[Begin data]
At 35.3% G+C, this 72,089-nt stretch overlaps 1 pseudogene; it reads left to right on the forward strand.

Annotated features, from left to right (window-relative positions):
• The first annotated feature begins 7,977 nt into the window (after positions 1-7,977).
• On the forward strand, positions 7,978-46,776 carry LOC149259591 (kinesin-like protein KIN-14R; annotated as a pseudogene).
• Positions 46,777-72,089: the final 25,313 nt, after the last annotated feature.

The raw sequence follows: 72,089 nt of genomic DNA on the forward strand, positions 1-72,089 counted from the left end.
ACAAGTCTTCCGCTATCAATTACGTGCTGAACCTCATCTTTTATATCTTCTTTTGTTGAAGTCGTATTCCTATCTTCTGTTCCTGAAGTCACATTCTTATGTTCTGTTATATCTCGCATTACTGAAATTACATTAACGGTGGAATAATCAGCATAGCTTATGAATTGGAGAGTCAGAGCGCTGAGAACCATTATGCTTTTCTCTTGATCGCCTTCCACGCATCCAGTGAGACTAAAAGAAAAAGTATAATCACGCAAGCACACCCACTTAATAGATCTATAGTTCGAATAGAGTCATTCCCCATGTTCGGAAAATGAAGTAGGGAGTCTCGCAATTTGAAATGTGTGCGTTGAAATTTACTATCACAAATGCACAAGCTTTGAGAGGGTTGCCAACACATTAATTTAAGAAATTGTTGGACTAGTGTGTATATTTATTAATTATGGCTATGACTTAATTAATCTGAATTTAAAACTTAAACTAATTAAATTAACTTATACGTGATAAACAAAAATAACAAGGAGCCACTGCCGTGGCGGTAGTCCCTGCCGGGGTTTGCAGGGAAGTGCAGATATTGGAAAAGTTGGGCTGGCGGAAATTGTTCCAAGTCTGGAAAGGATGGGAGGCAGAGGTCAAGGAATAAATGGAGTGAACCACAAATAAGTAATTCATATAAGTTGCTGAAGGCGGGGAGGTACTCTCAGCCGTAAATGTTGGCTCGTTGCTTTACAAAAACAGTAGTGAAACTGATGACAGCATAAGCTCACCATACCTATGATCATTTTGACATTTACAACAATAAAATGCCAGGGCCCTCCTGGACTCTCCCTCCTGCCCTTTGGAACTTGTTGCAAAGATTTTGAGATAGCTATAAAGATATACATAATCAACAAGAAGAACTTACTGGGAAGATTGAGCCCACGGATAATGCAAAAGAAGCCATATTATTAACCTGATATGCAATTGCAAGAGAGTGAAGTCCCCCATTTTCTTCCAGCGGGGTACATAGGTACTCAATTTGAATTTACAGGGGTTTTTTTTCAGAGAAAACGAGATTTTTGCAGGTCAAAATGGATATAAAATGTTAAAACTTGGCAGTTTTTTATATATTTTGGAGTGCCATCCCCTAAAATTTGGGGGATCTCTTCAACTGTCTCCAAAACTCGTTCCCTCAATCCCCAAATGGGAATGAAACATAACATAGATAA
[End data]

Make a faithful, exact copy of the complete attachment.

At 35.3% G+C, this 72,089-nt stretch overlaps 1 pseudogene; it reads left to right on the forward strand.

Annotated features, from left to right (window-relative positions):
• The first annotated feature begins 7,977 nt into the window (after positions 1-7,977).
• On the forward strand, positions 7,978-46,776 carry LOC149259591 (kinesin-like protein KIN-14R; annotated as a pseudogene).
• Positions 46,777-72,089: the final 25,313 nt, after the last annotated feature.

The raw sequence follows: 72,089 nt of genomic DNA on the forward strand, positions 1-72,089 counted from the left end.
ACAAGTCTTCCGCTATCAATTACGTGCTGAACCTCATCTTTTATATCTTCTTTTGTTGAAGTCGTATTCCTATCTTCTGTTCCTGAAGTCACATTCTTATGTTCTGTTATATCTCGCATTACTGAAATTACATTAACGGTGGAATAATCAGCATAGCTTATGAATTGGAGAGTCAGAGCGCTGAGAACCATTATGCTTTTCTCTTGATCGCCTTCCACGCATCCAGTGAGACTAAAAGAAAAAGTATAATCACGCAAGCACACCCACTTAATAGATCTATAGTTCGAATAGAGTCATTCCCCATGTTCGGAAAATGAAGTAGGGAGTCTCGCAATTTGAAATGTGTGCGTTGAAATTTACTATCACAAATGCACAAGCTTTGAGAGGGTTGCCAACACATTAATTTAAGAAATTGTTGGACTAGTGTGTATATTTATTAATTATGGCTATGACTTAATTAATCTGAATTTAAAACTTAAACTAATTAAATTAACTTATACGTGATAAACAAAAATAACAAGGAGCCACTGCCGTGGCGGTAGTCCCTGCCGGGGTTTGCAGGGAAGTGCAGATATTGGAAAAGTTGGGCTGGCGGAAATTGTTCCAAGTCTGGAAAGGATGGGAGGCAGAGGTCAAGGAATAAATGGAGTGAACCACAAATAAGTAATTCATATAAGTTGCTGAAGGCGGGGAGGTACTCTCAGCCGTAAATGTTGGCTCGTTGCTTTACAAAAACAGTAGTGAAACTGATGACAGCATAAGCTCACCATACCTATGATCATTTTGACATTTACAACAATAAAATGCCAGGGCCCTCCTGGACTCTCCCTCCTGCCCTTTGGAACTTGTTGCAAAGATTTTGAGATAGCTATAAAGATATACATAATCAACAAGAAGAACTTACTGGGAAGATTGAGCCCACGGATAATGCAAAAGAAGCCATATTATTAACCTGATATGCAATTGCAAGAGAGTGAAGTCCCCCATTTTCTTCCAGCGGGGTACATAGGTACTCAATTTGAATTTACAGGGGTTTTTTTTCAGAGAAAACGAGATTTTTGCAGGTCAAAATGGATATAAAATGTTAAAACTTGGCAGTTTTTTATATATTTTGGAGTGCCATCCCCTAAAATTTGGGGGATCTCTTCAACTGTCTCCAAAACTCGTTCCCTCAATCCCCAAATGGGAATGAAACATAACATAGATAA